Songwriters Group Says Radio Stations Have Illegal Cartel

Access practice tools, as well as industry leading news, customizable alerts, dockets, and primary content, including a comprehensive collection of case law, dockets, and regulations. Leverage...

By Anandashankar Mazumdar

Dec. 7 — A songwriters group accused an organization representing radio stations in royalty negotiations of being an illegal cartel, in a complaint filed Dec. 6 in the U.S. District Court for the Central District of California. Global Music Rights, LLC v. Radio Music License Committee, Inc. , C.D. Cal., No. 16-09051, complaint filed 12/6/16 .

Global Music Rights LLC, which represents about 70 songwriters, said that the Radio Music License Committee Inc., whose membership includes 90 percent of traditional AM/FM radio stations, uses its market power to force down the rates that GMR’s members can collect when their songs are played on the radio.

“GMR simply sought ‘fair pay for fair play,’” according to the complaint. “In response to that, the RMLC cartel threatened ‘low pay or no play.’”

The self-styled “boutique” PRO was founded in 2013 to collect royalties on behalf of its songwriter members. It is considerably smaller than the major U.S. performance rights organizations— the American Society of Composers, Authors and Publishers (600,000 members), Broadcast Music Inc. (750,000 members) and SESAC (35,000 members).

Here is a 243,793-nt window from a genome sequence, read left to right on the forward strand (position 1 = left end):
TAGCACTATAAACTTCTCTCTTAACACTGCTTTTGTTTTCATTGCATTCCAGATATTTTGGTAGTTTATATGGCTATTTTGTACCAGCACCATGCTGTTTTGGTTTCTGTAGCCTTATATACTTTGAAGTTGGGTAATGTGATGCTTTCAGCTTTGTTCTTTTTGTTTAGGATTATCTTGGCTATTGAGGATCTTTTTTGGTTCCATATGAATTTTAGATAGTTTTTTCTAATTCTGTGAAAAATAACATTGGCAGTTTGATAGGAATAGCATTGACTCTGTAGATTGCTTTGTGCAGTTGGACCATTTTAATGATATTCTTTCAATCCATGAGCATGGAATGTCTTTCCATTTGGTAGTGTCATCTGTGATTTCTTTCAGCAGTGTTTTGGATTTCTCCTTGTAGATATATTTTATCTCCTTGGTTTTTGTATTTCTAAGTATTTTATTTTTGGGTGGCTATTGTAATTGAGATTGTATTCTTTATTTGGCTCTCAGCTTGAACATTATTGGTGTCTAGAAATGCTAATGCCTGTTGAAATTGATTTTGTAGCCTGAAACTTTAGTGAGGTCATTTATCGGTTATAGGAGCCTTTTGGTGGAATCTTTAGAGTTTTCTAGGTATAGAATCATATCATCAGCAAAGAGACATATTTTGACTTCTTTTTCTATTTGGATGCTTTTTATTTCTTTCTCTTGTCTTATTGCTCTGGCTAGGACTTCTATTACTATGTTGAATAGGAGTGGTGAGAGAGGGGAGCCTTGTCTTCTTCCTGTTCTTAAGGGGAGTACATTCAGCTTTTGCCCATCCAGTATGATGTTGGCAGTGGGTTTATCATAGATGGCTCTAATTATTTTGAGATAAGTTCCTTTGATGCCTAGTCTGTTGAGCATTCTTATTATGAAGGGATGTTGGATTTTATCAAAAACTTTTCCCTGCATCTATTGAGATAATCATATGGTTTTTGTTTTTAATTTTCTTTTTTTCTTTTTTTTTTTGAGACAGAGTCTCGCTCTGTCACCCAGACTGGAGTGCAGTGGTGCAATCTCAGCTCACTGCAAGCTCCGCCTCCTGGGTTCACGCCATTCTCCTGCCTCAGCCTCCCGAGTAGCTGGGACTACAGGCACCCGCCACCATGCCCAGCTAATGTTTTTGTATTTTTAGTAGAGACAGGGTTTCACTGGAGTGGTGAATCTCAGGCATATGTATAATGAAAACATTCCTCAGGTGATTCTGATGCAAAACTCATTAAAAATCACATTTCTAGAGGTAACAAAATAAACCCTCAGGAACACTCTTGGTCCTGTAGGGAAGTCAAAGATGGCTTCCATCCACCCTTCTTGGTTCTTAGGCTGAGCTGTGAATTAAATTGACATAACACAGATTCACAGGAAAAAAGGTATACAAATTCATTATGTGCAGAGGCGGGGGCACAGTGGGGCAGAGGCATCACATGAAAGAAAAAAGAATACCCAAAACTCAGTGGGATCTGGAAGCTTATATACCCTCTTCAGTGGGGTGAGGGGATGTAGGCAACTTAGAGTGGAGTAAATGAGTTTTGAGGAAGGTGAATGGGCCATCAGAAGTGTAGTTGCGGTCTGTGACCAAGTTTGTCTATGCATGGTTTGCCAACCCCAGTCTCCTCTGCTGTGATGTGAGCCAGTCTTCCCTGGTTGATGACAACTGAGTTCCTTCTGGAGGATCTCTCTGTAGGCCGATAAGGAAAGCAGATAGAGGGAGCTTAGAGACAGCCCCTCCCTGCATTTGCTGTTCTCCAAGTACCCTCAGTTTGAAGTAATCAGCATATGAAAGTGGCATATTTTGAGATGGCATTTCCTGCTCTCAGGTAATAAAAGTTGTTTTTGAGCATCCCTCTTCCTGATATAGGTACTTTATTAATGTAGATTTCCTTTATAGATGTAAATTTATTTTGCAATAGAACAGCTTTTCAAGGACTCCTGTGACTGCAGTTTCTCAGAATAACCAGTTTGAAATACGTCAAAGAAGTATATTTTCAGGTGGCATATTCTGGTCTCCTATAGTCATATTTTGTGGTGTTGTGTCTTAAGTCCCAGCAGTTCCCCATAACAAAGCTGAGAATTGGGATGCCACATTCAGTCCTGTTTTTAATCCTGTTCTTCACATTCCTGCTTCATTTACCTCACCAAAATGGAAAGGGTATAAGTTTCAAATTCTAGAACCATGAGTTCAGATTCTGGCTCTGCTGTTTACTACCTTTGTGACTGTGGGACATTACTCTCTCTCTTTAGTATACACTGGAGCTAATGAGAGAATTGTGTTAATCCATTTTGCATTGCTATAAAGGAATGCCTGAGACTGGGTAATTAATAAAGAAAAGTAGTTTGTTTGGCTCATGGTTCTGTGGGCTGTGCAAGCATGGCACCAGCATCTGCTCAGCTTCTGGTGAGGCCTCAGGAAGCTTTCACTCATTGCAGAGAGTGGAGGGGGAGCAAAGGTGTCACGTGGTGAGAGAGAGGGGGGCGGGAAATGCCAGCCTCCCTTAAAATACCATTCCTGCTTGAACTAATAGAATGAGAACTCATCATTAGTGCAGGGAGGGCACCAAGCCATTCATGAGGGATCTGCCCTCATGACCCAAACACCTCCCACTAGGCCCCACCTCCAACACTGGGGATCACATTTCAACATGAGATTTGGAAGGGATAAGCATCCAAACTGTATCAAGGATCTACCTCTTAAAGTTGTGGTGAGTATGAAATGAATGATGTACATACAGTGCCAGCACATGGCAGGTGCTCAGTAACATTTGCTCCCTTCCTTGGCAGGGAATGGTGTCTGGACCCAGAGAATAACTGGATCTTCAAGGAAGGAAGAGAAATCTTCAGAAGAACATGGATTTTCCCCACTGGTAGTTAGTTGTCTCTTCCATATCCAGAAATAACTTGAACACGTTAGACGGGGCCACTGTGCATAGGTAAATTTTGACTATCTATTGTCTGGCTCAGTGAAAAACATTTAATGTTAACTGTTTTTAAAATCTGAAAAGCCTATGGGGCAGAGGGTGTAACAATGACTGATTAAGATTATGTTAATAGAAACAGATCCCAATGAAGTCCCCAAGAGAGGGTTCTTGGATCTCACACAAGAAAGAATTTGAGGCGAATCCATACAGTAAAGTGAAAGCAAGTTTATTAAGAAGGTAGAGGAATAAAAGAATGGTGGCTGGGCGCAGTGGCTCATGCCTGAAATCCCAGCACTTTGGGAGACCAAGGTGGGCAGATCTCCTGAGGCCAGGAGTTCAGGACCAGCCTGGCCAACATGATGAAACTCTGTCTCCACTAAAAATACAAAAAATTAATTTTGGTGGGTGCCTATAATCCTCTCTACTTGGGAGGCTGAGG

However, GMR’s small stable of composers includes some big names, such as Smokey Robinson, Christina Aguilera, Pharrell Wiliams, Bruno Mars and John Lennon.

The antitrust complaint comes about a month after the RMLC itself sued GMR for anti-competitive behavior in a different federal court. Radio Music License Committee, Inc. v. Global Music Rights, LLC, E.D. Pa., No. 16-06076, complaint filed 11/18/16 .

The RMLC’s complaint said that GMR’s strategy was to “create a small, but indispensable repertory of ‘must-have’ musical works that radio stations, as a practical matter could not avoid playing, so that those stations would have no choice but to purchase a license from GMR at whatever rate GMR demanded.”

According to the RMLC, after its founding, “GMR quickly amassed a bundle of an estimated 20,000 essential works, from approximately 100 songwriters.”

Irving Azoff, founder of GMR and former head of Ticketmaster and Live Nation Entertainment, released a statement saying, “This is the most important fight of my professional life.”

The RMLC released a statement saying that it “will not roll over in the face of the baseless, bullying lawsuit” filed by GMR.

O’Melveny & Myers LLP represented GMR. White & Williams LLP and Latham & Watkins LLP represented the RMLC.

To contact the reporter on this story: Anandashankar Mazumdar in Washington at AMazumdar@bna.com

To contact the editor responsible for this story: Mike Wilczek at mwilczek@bna.com

For More Information

Text of GMR complaint is at: http://src.bna.com/kBg

Text of RMLC complaint is at: http://src.bna.com/kBh

Copyright © 2016 The Bureau of National Affairs, Inc. All Rights Reserved.

Request Intellectual Property on Bloomberg Law